With your son, Mathieu Demy.

Yes, played by my son. I purposely separated the scenes with a pause—not silence, maybe some music and noise—just some time for the viewer to react to what he just saw. Is he disturbed? Does he agree? Is it painful or curious? And then we go again. I intentionally gave the viewer the distance to remain himself or herself, and enjoy what they saw and be themselves the way that they look at it. I think it’s very important, but it cannot be in action films, which are very, very [makes her hands shake]—the story grabs you so much that you are just into the story from the beginning to the end. You are hooked. You are addicted. I was trying to make a cinema in which people are not stolen. I don’t steal you. I like people to remain themselves in the theater and feel that maybe they’ll enjoy themselves, maybe they’ll cry, but that they’ll have something to say. That seems what’s important to me. Even in Vagabond, you have these witnesses speaking. Then she walks. When she walks, there are no words. While she walks, 13 times in the film for one minute, you have time to yourself to feel something about her. Or maybe you don’t like her. You have no sympathy for her because she is not sympathetic. Maybe you feel sorry for her. Maybe you feel mad at her, et cetera. And I like the idea that you remain yourself, conscious of who you are.

7p., cuis., s. de b., … à saisir

7p., cuis., s. de b., … à saisir

In Vagabond, these testimonies are separated by 13 tracking shots, which reminds me of 7p., cuis., s. de b., … à saisir (84), the short film you did about the doctor and his family living in a hospice. There are similar tracking shots, moving left to right across different windows, that also break up the vignettes.

You see that trees surround the house, like they’re imprisoning the family. It’s not like: “Ah! Beautiful to have a tree in front of the window.” Sometimes, the leaves in the trees blow in a peaceful way. Sometimes when there’s anger, or when the father slaps his daughter, there is a tempest outside. I had to wait to take advantage of the real weather. It’s using the natural movement of nature as an interpretation of what we feel or what they feel or what the character feels. It’s using observation and at the same time the presentation of the image. In itself it says nothing, but if you use it to say something, it says what you wish.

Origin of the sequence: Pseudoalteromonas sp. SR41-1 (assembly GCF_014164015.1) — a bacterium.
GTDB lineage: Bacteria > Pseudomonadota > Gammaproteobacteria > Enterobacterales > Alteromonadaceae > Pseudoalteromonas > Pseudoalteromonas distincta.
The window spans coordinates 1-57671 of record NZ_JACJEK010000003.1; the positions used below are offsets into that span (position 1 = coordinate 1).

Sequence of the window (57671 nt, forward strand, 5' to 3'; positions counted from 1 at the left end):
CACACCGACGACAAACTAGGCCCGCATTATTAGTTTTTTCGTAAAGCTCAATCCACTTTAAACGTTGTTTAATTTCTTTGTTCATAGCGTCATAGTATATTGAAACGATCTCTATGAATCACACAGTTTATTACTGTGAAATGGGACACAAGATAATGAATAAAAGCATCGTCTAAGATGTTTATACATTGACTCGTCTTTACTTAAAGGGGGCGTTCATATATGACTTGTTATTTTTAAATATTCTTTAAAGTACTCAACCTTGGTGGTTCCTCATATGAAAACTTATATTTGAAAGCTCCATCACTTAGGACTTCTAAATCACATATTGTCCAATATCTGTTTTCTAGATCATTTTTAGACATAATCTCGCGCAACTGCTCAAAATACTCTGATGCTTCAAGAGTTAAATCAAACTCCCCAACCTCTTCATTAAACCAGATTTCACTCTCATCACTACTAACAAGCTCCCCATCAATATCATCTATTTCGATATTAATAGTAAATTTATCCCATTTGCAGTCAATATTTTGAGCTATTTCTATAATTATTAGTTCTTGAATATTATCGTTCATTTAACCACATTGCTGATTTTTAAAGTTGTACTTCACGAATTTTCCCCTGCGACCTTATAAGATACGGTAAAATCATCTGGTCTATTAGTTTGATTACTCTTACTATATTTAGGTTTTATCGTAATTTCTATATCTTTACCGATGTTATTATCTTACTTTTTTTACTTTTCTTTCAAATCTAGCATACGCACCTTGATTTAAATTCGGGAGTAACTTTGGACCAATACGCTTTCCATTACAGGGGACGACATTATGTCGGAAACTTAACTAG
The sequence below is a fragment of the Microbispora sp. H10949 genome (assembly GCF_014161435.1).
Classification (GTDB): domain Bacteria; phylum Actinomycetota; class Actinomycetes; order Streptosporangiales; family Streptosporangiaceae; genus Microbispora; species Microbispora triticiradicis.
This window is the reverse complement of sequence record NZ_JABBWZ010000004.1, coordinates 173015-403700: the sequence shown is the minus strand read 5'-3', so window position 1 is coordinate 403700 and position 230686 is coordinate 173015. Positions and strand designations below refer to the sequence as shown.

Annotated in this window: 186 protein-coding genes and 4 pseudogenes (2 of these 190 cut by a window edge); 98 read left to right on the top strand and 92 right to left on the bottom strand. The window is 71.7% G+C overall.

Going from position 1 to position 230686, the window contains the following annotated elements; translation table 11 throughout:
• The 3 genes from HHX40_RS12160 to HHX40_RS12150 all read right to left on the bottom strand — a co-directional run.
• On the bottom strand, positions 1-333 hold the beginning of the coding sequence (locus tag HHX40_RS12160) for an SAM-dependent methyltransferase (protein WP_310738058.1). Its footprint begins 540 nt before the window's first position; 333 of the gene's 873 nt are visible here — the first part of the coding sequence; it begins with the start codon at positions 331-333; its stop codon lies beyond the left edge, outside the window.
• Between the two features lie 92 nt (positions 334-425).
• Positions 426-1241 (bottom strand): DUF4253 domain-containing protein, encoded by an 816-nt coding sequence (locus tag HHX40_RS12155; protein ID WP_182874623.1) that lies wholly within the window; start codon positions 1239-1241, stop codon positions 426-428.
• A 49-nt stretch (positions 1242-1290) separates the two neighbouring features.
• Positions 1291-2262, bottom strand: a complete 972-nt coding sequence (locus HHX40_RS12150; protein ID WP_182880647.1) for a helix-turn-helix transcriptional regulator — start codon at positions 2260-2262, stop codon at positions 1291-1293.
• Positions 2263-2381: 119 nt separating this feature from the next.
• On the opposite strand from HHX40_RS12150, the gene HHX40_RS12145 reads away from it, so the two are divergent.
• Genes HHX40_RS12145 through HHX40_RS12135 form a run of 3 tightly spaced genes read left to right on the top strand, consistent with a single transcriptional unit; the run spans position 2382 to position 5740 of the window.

Is that the key to cinécriture?

Cinécriture means “cine-writing.” I say that many times because people say when they speak about a film, they say, “It’s well-written.” They think about the dialogue, which can be well-written or bad. For me, a film is not written by the screenplay or the dialogue, it’s written by the way of the filming. The choices that you have to make between still shot or traveling shot, color or black-and-white, speedy way of acting or slow-motion or whatever, all these choices, and the lens you choose, and the camera you choose, and then the editing, and then the music or not, and the mixing—all these choices all the way through the film, all through the making of the film, that’s what cine-writing is. It’s like the style in a way. I never say “it’s well-written” because I know then people think about dialogue. So, I say, “it’s well cine-written.”